According to the U.S. National Library of Medicine, the skin is the body’s largest organ and actively prevents harmful microbes from entering the body.
However, the integumentary system sometimes suffers from these four dangerous conditions.
Shingles is a skin disorder that is commonly associated with children, but older adults and those with weak immune systems also are susceptible. Shingles cause skin pain, rashes, fevers and headaches. Shingles is a viral infection that is caused by the chickenpox virus.
While there is no single cure for shingles, there are excellent treatment options. Pain, antiviral and antidepressant medicines will reduce the pain and disease duration. Topical antibiotics that are applied directly to the skin will reduce blistery infections.
2. Lichen Planus
This inflammatory skin condition occurs when the immune system mistakenly attacks skin cells and mucous membranes. Lichen planus appears as dark and itchy bumps on the skin. Sometimes, it affects the mucous membranes in the mouth and forms white, painful sores. Lichen planus is not contagious and generally goes away on its own.
It primarily affects adults over 20 years of age. Common treatments include topical creams, such as corticosteroids to reduce inflammation, and topical inhibitors to reduce the effect on the immune system. Oral antihistamines and retinoids, which are special vitamin A supplements, also help.
3. Pemphigus Vulgaris
Pemphigus vulgaris, or PV, is an autoimmune disorder that causes sores and blisters. It occurs when the immune system creates antibodies to stop the growth of healthy proteins in the skin and mucous membranes. As a result, these antibodies break down the cell bonds and fluid collects between the layers of the skin and form skin erosions.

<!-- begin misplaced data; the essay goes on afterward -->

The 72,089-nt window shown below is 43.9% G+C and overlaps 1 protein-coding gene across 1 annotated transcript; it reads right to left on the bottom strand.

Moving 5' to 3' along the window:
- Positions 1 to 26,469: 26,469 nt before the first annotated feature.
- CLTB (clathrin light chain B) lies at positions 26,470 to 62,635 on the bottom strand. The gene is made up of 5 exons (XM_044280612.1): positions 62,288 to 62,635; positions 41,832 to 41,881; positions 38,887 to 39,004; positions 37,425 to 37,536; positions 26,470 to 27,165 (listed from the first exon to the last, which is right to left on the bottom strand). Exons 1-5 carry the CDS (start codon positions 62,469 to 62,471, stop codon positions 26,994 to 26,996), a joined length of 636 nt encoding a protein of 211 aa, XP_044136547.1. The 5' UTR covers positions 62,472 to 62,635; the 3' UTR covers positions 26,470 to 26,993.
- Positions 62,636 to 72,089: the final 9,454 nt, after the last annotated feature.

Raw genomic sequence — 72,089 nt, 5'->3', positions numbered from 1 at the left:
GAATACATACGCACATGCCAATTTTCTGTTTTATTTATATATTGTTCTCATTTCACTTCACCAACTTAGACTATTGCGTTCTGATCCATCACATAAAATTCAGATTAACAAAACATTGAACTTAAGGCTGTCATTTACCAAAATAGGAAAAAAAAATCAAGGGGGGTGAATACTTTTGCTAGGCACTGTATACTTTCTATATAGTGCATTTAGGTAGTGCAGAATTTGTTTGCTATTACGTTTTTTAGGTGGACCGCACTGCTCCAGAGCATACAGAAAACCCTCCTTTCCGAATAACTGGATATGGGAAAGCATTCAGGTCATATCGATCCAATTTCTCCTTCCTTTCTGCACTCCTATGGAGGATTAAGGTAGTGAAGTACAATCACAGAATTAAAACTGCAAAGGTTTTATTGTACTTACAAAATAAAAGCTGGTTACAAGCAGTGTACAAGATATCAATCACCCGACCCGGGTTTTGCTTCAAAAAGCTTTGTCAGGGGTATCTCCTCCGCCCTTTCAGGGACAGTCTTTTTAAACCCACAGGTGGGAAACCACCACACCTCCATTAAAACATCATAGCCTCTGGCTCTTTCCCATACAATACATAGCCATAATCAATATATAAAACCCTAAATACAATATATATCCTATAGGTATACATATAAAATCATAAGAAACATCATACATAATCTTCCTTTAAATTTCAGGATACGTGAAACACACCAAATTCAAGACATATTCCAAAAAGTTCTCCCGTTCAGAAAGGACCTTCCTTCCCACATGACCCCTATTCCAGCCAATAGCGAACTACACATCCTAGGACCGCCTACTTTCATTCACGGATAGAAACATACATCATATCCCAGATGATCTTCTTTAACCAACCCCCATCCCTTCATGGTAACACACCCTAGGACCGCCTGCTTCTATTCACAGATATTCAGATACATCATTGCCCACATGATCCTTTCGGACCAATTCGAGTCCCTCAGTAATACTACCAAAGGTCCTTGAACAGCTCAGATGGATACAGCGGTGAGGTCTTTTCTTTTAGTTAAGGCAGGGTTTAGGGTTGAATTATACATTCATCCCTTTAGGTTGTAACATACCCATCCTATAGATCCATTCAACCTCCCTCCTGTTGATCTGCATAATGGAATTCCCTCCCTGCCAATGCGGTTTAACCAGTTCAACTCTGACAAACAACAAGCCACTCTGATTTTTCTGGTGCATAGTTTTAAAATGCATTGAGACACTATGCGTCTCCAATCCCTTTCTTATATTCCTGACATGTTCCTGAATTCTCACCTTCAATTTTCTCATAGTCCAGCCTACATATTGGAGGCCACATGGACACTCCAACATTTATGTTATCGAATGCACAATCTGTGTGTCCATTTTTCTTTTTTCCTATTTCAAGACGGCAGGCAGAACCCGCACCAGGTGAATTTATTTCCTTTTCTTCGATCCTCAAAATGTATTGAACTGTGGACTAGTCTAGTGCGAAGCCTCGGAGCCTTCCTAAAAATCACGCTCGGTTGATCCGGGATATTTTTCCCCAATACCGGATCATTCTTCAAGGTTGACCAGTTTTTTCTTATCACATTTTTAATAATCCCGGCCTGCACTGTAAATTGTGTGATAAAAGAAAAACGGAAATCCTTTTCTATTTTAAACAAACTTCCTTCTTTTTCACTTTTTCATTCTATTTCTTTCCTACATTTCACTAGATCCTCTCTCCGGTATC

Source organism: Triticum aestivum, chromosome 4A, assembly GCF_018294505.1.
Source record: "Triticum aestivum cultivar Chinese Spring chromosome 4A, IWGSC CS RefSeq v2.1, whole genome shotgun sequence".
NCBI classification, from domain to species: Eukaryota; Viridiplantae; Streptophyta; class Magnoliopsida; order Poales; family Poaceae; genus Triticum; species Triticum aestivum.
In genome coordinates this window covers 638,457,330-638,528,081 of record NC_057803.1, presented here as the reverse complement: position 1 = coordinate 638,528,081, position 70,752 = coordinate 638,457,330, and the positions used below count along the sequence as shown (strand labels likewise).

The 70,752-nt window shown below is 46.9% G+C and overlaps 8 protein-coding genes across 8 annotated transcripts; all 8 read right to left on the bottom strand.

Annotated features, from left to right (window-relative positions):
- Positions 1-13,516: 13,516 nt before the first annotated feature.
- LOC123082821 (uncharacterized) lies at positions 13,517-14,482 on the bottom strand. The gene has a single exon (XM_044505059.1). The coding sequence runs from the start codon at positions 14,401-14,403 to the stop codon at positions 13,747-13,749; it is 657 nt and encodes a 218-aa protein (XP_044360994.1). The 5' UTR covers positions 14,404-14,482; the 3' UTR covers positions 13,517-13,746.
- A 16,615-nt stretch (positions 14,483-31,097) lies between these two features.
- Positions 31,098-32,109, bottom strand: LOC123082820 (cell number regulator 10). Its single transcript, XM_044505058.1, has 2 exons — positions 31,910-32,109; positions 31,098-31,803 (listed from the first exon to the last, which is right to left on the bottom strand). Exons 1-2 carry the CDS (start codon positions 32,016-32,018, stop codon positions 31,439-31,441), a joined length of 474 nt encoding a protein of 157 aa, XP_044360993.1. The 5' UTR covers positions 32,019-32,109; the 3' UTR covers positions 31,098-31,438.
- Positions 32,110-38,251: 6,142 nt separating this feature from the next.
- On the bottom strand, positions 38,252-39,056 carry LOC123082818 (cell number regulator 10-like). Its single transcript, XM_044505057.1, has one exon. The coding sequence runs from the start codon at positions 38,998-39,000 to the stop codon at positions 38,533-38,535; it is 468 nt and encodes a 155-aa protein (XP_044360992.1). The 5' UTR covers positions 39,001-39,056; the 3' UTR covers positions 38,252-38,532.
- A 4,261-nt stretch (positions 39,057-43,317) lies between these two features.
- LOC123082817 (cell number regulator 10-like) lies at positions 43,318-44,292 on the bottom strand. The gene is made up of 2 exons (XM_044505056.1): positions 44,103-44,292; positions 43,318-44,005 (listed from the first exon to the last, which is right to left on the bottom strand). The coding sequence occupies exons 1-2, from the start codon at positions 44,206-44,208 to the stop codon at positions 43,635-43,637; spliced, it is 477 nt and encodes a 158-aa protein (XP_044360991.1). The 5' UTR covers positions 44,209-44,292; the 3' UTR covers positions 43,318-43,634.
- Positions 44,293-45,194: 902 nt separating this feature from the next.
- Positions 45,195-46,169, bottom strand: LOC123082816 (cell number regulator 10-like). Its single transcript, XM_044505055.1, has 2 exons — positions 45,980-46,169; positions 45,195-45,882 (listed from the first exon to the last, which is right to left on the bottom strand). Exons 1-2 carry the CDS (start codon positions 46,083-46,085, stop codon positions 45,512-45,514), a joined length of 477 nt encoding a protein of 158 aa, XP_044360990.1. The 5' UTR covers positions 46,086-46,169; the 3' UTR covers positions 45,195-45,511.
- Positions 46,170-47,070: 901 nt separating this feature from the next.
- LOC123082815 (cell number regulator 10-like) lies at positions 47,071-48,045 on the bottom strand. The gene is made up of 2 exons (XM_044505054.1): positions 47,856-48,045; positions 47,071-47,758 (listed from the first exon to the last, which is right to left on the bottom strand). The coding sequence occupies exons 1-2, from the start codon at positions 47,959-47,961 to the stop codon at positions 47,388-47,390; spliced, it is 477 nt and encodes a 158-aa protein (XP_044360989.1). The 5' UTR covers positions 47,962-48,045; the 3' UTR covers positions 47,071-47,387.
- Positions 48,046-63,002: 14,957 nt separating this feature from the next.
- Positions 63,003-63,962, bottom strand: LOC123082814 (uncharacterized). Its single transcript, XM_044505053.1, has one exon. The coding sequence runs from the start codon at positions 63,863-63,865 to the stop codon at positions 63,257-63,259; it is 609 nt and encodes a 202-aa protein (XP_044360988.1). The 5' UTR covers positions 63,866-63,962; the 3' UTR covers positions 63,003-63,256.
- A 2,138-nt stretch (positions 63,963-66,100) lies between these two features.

This skin disorder commonly occurs among adults over the age of 40. Treatment may involve antibiotic pills and antifungal medicine to control or prevent potential infections, which may break open, become severely infected and cause fatalities.
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4. Skin Cancer
There are different types of skin cell cancer. Bell cell carcinoma (BCC) involves slow growing, malignant epidermal tumors that develop from hair follicles.
These tumors infiltrate surrounding tissues and invasively destroy vulnerable areas, such as skin that is chronically exposed to the sun. The sun-exposed areas of the neck and head are at highest risk, where small white or translucent lesions will likely appear.
Squamous cell carcinoma is a cancer that is caused by too much UV exposure or by excessive use of sunbeds. It is technically caused by uncontrolled growth of abnormal squamous cells and medically treated through safe dermatology surgery at Dermatology Surgery Center or another clinic in your area.
Be sure to avoid excessive expose to the sun, use mild cleansers and exfoliate the skin once a week. Directly consult with a dermatologist for any skin-related concerns.
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